This Wednesday, researchers who conducted the J.D. Power’s Initial Quality Study, an annual U.S. survey of vehicle quality, released the survey results to the public. The survey measures the number of problems consumers experience during the first three months owning a new car.
According to the survey results, KIA Motors Corp. got the top score, becoming the first non-luxury brand in nearly three decades to nab the top score on J.D. Power’s Initial Quality Study. Aside from that, Porsche AG, Hyundai Motor Co., Toyota Motor Corp. (NYSE: TM) and BMW AG also got high marks.
Overall, the study found that car manufacturers continue to produce vehicles that run smoothly despite an ever growing number of technological features that range from automatic braking to adaptive cruise control and voice-activated commands. Even amid record recalls and an unprecedented government crackdown on safety lapses in the U.S., new vehicles continue to perform well and give motorists fewer and fewer problems.
“Manufacturers are currently making some of the highest-quality products we’ve ever seen,” said Renee Stephens, vice president of U.S. automotive quality at J.D. Power. “Even as they add more content, including advanced technologies that have had a reputation for causing problems, overall quality continues to improve.”
Detroit’s three auto makers continued making significant gains, and collectively had fewer problems than their foreign counterparts for just the second time in the 30-year history of the study, the last time coming in 2010. Brands at General Motors Co. (NYSE: GM), Ford Motor Co. (NYSE: F) and Fiat Chrysler Automobiles NV’s U.S. arm improved quality scores 10% from 2015, double the improvement rate of foreign brands.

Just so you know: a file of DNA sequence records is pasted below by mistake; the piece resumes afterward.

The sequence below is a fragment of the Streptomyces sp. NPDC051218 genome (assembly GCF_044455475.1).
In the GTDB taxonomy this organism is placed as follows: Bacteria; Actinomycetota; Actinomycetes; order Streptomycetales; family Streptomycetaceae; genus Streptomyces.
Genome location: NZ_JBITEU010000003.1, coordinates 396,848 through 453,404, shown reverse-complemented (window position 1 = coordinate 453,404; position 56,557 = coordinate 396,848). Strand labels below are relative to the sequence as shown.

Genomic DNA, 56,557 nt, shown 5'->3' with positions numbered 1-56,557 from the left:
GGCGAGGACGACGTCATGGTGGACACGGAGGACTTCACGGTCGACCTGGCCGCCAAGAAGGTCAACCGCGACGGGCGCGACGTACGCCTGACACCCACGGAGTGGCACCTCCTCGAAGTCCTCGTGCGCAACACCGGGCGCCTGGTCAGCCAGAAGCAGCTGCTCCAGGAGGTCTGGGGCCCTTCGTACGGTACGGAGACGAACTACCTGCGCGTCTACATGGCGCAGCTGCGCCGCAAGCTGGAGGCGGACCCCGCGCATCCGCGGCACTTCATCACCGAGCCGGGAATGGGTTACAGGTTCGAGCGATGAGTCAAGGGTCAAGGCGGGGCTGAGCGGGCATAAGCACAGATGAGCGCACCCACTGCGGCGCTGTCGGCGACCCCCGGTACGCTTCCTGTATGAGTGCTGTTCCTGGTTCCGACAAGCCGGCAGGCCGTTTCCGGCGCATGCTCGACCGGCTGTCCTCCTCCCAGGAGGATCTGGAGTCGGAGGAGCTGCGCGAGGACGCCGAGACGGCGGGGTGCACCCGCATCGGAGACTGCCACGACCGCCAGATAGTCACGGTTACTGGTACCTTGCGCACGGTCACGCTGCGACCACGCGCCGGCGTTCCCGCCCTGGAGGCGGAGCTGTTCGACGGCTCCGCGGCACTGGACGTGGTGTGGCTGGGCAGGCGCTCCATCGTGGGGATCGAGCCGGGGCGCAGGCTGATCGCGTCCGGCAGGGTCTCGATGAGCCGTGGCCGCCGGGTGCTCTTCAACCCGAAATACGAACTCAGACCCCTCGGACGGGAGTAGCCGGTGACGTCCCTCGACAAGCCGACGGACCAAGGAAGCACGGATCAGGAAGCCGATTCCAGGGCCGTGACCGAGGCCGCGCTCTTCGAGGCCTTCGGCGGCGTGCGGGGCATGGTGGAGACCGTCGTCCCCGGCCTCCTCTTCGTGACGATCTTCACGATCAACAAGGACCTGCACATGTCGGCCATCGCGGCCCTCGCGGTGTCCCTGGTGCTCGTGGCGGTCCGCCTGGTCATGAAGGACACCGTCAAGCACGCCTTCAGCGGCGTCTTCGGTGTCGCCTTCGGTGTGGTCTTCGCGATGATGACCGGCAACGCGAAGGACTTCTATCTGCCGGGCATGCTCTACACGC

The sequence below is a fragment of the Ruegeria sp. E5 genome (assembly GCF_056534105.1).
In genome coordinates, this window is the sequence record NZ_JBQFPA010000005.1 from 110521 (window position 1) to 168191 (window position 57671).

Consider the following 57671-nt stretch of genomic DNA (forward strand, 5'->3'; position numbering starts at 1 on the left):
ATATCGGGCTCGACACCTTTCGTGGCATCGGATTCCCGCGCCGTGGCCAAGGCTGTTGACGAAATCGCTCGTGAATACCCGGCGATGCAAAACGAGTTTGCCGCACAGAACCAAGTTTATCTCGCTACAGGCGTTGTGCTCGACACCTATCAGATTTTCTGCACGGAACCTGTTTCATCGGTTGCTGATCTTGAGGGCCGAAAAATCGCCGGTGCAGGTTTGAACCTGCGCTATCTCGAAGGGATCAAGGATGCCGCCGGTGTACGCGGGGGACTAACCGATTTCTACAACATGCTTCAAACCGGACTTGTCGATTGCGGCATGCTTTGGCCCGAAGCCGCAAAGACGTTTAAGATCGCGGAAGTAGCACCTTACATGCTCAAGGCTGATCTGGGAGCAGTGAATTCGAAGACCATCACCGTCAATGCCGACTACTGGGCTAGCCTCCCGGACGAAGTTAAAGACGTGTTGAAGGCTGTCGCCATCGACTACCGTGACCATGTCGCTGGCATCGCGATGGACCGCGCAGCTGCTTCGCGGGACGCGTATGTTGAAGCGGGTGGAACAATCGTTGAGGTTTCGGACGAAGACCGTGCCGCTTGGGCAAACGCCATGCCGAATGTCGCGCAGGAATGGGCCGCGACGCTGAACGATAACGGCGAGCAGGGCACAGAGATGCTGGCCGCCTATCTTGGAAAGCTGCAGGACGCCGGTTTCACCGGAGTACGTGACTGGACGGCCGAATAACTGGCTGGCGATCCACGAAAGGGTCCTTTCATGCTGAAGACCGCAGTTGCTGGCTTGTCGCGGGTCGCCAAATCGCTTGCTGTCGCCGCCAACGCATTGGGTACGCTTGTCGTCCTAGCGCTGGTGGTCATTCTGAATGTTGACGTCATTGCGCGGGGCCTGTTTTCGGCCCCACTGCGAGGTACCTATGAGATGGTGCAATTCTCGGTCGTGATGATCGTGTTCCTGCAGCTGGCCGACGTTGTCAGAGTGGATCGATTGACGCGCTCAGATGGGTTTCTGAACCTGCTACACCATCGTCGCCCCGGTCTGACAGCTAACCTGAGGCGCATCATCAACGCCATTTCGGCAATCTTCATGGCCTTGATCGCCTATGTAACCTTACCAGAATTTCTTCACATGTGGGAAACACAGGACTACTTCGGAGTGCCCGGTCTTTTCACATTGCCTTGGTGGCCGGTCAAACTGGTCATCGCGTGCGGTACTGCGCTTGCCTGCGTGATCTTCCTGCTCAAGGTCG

In a nutshell, non-premium brands for the first time since 2006 had fewer problems than premium brands. According to J.D. Power, roughly half of owners say expected reliability is still the most important consideration when buying a new vehicle, with brand loyalty dropping significantly for consumers who experience problems in their first 90 days after purchase.
“There is a direct correlation between the number of problems a customer has with their new vehicle and the decisions they make when it comes time to purchase or lease their next car or truck,” Mr. Stephens said. “While a small drop in actual loyalty may not sound like much, a percentage point drop in share can mean millions of dollars in lost revenue to an auto maker.”